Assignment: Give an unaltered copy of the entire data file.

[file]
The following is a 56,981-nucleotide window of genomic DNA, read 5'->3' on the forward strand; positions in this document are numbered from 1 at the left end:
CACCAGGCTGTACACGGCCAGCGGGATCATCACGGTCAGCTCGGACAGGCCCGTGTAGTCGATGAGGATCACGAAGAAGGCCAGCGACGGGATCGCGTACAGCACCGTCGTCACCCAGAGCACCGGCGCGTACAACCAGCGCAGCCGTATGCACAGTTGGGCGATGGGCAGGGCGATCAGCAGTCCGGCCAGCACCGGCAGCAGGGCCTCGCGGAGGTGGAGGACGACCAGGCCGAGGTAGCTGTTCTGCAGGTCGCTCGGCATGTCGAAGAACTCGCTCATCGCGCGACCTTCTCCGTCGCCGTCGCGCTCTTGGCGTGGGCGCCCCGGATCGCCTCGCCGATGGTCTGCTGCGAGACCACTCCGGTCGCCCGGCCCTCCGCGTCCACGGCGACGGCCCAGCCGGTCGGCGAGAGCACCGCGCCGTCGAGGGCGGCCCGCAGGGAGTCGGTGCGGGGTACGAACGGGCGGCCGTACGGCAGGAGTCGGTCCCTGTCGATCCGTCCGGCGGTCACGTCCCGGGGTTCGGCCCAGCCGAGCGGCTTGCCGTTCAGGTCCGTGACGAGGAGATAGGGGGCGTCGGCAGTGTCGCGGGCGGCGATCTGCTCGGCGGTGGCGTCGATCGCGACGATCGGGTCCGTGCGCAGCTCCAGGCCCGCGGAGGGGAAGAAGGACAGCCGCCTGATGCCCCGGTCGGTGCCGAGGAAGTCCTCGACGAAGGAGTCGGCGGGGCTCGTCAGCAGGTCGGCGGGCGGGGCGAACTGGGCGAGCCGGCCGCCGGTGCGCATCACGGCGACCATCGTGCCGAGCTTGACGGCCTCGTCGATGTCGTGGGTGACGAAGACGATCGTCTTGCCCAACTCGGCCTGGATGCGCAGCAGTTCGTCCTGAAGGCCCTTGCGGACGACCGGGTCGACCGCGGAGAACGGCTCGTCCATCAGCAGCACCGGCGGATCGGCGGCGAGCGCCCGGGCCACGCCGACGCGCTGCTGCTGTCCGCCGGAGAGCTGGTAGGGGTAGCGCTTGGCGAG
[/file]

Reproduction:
The following is a 56,981-nucleotide window of genomic DNA, read 5'->3' on the forward strand; positions in this document are numbered from 1 at the left end:
CACCAGGCTGTACACGGCCAGCGGGATCATCACGGTCAGCTCGGACAGGCCCGTGTAGTCGATGAGGATCACGAAGAAGGCCAGCGACGGGATCGCGTACAGCACCGTCGTCACCCAGAGCACCGGCGCGTACAACCAGCGCAGCCGTATGCACAGTTGGGCGATGGGCAGGGCGATCAGCAGTCCGGCCAGCACCGGCAGCAGGGCCTCGCGGAGGTGGAGGACGACCAGGCCGAGGTAGCTGTTCTGCAGGTCGCTCGGCATGTCGAAGAACTCGCTCATCGCGCGACCTTCTCCGTCGCCGTCGCGCTCTTGGCGTGGGCGCCCCGGATCGCCTCGCCGATGGTCTGCTGCGAGACCACTCCGGTCGCCCGGCCCTCCGCGTCCACGGCGACGGCCCAGCCGGTCGGCGAGAGCACCGCGCCGTCGAGGGCGGCCCGCAGGGAGTCGGTGCGGGGTACGAACGGGCGGCCGTACGGCAGGAGTCGGTCCCTGTCGATCCGTCCGGCGGTCACGTCCCGGGGTTCGGCCCAGCCGAGCGGCTTGCCGTTCAGGTCCGTGACGAGGAGATAGGGGGCGTCGGCAGTGTCGCGGGCGGCGATCTGCTCGGCGGTGGCGTCGATCGCGACGATCGGGTCCGTGCGCAGCTCCAGGCCCGCGGAGGGGAAGAAGGACAGCCGCCTGATGCCCCGGTCGGTGCCGAGGAAGTCCTCGACGAAGGAGTCGGCGGGGCTCGTCAGCAGGTCGGCGGGCGGGGCGAACTGGGCGAGCCGGCCGCCGGTGCGCATCACGGCGACCATCGTGCCGAGCTTGACGGCCTCGTCGATGTCGTGGGTGACGAAGACGATCGTCTTGCCCAACTCGGCCTGGATGCGCAGCAGTTCGTCCTGAAGGCCCTTGCGGACGACCGGGTCGACCGCGGAGAACGGCTCGTCCATCAGCAGCACCGGCGGATCGGCGGCGAGCGCCCGGGCCACGCCGACGCGCTGCTGCTGTCCGCCGGAGAGCTGGTAGGGGTAGCGCTTGGCGAG